Everyone agreed that the 1962 Ferrari 250 GTO was a lovely car with an intriguing history. “A Who’s Who of racing had driven it,” says Paul Russell, the auto restorer who revived the Alfa Romeo that is the subject of “Alfa Tale” in this month’s issue. “It had been raced by the Rodriguez brothers, Roger Penske, Augie Pabst, Dan Gurney.”
Even so, the car-collector community was rocked when, in 1985, Ralph Lauren acquired the car for the seemingly stratospheric sum of $650,000. “A lot of people said it was a ridiculous price to pay for a car,” Russell recalls. Events, however, proved otherwise. “A few months later the market blew right by that figure, with cars sailing right past the $1 million mark.”
The prices of collectible cars continued rising, as noted in the January 1998 Robb Report cover story, “The Million-Dollar Marque,” which cited numerous Duesenbergs, Isotta Fraschinis, Packards, Hispano-Suizas, Rolls-Royces, Alfa Romeos, Bugattis, Delages, Delahayes, Talbot-Lagos, and Ferraris that were selling for upward of seven-digit prices.
As for the once widely held notion that Lauren and a handful of likewise well-heeled auto enthusiasts would drive other collectors out of the game and into pastimes more affordable and less risky—perhaps bird-watching—the opposite has been the case, says Russell. “Vintage car collecting is more popular than ever. Look at the vintage car magazines. They used to be a few pages. Now they’re an inch thick.”
This is not to deny that Lauren has changed the way people think about car collecting, says Russell. “He’s brought a whole new sensibility to the field,” he says. “There was a time when restoring a car meant improving it. Saying a car was ‘better than new’ was supposed to be a compliment.” Lauren and Russell share a different aesthetic, however. “We feel it’s far more desirable to restore a car to its original state than to make it over,” says Russell. “That’s the appeal of working with these prewar classics: They come from a time when cars were made by hand to the highest level of craftsmanship.”
Russell cites the test that was required of every prospective panel-beater at Felice Anderloni’s Carrozzeria Touring, one of the most famous of the old Milanese coachbuilders. “Anderloni would give them two balls of aluminum, which they had to beat into two perfectly formed hemispheres fitting along their equator,” he says. “Unless they could do this, they couldn’t work for Touring.”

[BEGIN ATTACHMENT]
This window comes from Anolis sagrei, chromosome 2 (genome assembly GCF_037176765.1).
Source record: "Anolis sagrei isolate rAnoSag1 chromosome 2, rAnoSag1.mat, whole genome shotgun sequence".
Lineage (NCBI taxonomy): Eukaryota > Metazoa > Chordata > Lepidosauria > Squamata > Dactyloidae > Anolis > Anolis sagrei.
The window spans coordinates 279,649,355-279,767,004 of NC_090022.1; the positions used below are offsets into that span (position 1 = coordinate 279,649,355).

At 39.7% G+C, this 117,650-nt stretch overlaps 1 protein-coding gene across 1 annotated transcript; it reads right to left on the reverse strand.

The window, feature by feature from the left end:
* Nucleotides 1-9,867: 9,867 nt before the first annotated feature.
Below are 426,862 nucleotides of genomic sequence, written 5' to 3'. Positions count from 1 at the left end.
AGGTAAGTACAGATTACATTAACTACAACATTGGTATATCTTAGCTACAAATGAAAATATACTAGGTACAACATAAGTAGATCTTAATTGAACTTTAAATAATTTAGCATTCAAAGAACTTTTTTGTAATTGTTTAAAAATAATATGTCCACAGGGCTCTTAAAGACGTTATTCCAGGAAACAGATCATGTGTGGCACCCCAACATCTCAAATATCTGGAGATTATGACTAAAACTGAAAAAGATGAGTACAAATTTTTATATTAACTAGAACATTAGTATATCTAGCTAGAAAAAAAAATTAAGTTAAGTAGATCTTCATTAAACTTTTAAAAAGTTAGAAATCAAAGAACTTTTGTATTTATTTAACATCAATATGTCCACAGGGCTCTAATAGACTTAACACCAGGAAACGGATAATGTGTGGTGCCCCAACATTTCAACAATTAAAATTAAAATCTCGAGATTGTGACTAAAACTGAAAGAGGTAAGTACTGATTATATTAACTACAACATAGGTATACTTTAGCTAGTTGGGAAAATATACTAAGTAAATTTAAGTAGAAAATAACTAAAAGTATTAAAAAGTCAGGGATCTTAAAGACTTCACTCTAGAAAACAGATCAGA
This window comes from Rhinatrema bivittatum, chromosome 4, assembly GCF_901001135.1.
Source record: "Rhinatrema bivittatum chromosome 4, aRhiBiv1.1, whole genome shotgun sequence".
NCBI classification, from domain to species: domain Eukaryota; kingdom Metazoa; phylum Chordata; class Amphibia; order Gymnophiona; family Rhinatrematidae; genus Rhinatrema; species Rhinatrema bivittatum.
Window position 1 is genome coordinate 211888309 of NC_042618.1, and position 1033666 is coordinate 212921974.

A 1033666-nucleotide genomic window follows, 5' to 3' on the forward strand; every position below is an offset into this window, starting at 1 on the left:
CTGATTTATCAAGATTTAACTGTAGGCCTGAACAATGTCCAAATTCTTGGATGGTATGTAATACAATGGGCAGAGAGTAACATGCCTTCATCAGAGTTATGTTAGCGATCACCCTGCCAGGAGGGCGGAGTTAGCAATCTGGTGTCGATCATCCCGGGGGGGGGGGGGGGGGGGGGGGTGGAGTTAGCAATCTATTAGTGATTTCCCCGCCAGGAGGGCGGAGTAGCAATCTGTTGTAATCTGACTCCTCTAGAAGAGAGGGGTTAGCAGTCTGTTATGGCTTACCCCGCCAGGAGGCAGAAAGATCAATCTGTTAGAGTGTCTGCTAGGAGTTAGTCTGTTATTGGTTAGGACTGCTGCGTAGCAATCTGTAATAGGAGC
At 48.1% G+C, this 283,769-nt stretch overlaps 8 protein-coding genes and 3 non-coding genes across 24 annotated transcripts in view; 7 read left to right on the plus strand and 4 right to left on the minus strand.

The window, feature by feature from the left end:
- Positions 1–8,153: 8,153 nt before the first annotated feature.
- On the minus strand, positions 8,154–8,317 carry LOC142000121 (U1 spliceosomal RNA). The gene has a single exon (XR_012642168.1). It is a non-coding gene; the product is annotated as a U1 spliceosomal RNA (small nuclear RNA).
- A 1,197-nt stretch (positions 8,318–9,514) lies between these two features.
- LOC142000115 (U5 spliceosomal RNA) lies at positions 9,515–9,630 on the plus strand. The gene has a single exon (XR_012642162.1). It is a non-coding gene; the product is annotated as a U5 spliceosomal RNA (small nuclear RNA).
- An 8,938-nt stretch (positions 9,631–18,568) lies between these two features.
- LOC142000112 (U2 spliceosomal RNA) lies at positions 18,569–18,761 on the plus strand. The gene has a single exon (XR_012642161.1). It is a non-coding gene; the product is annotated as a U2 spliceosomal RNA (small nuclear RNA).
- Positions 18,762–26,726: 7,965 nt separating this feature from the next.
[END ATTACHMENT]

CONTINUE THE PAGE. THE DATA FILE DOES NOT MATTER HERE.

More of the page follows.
Russell demonstrated his insistence on authenticity while restoring the 1930 Mercedes-Benz SSK once owned by Count Carlo Felice Trossi, a well-known collector and driver of that era. Russell was not sure what to make of the car’s somewhat ugly removable top. As with the body, the count had designed the top himself, commissioning an independent coachbuilder to make it. But, did it come with the car? When Russell could not find the coachbuilder, he pored over the Italian vehicle registry from 70 years earlier, which—Eureka!—listed the count’s car as aperto, or open. Having fulfilled his duty, Russell then restored the car without the top.
A different challenge awaited in the 1938 Bugatti Type 57SC Atlantic Coupe that Lauren acquired in 1988. The car had been well maintained; indeed, it already had taken third place at the Pebble Beach Concours d’Elegance in 1985. But the car’s finish reflected a different philosophy of restoration; the engine compartment and even the crude castings had been polished until they gleamed. “We removed the polish and restored a more authentic look to the car,” says Russell.
At Lauren’s behest, the car did include one notable exception to its original mien when it arrived at Pebble Beach, where it would claim Best of Show honors; instead of French blue and cream, the car’s original colors, Lauren had the Bugatti painted black, which, he decided, was how it should have looked all along.